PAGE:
"We believe that registering under false pretenses in order to participate in the Democratic caucuses for purposes of manipulating the presidential nominating process is a felony," Roberta Lange, the state party's leader, said in a statement. "The Nevada state Democratic Party will work with law enforcement to prosecute anyone who falsely registers as a Democrat to caucus tomorrow and subsequently participates in the Republican caucuses on Tuesday."
The latest campaign chapter arrives with its share of twists -- a staple of the 2016 presidential race. Thursday brought a rare criticism of a White House candidate by a pope.
Condemning Trump's hard-line immigration agenda, Pope Francis singled out the New York real-estate developer and suggested that he "is not Christian" because of statements he's made about building a wall on the Mexico border. Trump responded by calling the pope's actions "disgraceful."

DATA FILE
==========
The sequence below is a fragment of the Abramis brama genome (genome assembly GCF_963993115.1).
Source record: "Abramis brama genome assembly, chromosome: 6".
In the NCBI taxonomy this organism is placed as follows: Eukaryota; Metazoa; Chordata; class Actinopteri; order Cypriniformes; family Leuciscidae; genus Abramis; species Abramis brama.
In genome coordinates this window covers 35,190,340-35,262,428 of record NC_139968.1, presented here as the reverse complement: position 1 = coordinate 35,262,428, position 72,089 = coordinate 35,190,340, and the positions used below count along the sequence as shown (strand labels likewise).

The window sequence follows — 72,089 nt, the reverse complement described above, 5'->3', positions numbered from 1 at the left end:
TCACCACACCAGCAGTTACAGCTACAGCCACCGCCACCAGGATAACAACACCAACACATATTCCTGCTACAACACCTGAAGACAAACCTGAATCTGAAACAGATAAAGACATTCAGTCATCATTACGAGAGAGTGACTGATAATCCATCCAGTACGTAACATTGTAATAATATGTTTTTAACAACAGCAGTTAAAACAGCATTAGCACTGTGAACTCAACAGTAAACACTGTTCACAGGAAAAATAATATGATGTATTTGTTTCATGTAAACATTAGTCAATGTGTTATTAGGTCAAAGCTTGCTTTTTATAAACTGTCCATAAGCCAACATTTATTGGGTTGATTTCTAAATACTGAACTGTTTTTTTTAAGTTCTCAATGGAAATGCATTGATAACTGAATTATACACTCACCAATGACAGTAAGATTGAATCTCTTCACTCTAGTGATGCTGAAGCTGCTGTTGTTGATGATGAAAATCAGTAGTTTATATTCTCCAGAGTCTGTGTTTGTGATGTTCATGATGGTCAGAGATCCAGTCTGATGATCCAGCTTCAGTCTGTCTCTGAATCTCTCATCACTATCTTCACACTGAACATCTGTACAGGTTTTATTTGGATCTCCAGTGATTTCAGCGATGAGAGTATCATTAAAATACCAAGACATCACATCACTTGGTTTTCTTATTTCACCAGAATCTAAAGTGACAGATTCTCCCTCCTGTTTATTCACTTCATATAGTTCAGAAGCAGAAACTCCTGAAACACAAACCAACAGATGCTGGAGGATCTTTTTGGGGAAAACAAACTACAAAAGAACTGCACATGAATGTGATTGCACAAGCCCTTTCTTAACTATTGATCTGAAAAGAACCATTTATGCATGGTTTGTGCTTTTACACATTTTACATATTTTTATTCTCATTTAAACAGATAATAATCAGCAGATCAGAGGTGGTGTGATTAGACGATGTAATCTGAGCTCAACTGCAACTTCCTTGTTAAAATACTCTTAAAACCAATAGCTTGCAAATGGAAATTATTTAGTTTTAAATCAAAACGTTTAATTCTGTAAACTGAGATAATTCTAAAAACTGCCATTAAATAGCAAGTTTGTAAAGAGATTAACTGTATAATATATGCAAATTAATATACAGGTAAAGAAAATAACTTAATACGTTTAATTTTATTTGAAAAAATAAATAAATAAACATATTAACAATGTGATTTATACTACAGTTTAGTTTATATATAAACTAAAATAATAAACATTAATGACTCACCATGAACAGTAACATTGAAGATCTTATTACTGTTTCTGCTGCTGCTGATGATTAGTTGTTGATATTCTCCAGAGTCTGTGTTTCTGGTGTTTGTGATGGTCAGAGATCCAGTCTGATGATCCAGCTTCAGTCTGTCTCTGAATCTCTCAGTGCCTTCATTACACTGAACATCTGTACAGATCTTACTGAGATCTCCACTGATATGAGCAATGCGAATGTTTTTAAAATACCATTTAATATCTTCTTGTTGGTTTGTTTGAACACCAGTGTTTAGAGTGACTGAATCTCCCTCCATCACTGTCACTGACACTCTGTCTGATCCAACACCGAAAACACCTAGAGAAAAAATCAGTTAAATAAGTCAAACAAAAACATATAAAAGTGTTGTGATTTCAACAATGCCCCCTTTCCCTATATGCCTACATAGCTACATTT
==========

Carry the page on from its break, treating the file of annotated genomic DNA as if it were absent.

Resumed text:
Since 1980, the winner of South Carolina's Republican primary has gone on to become the party's nominee every time, with one exception. The outlier was in 2012, when a pair of strong debate performances just ahead of the voting lifted Newt Gingrich to a win over eventual nominee Mitt Romney.
South Carolina is also the first test for candidates in a diverse state and in the solidly Republican southern U.S., so its results could be predictive ahead of contests in March, when other southern states will host a large proportion of the primaries and caucuses. The state's voting could spell trouble for former Florida Governor Jeb Bush, who once had hoped to win the state but is trailing in the polls.
Bush focused Friday on northwest South Carolina, the conservative heart of the state, where his mother, former first lady Barbara Bush, joined him on the trail. At Wade's Restaurant in Spartanburg, the 90-year-old matriarch posed for pictures and joked that Jeb Bush was "one of my four favorite sons."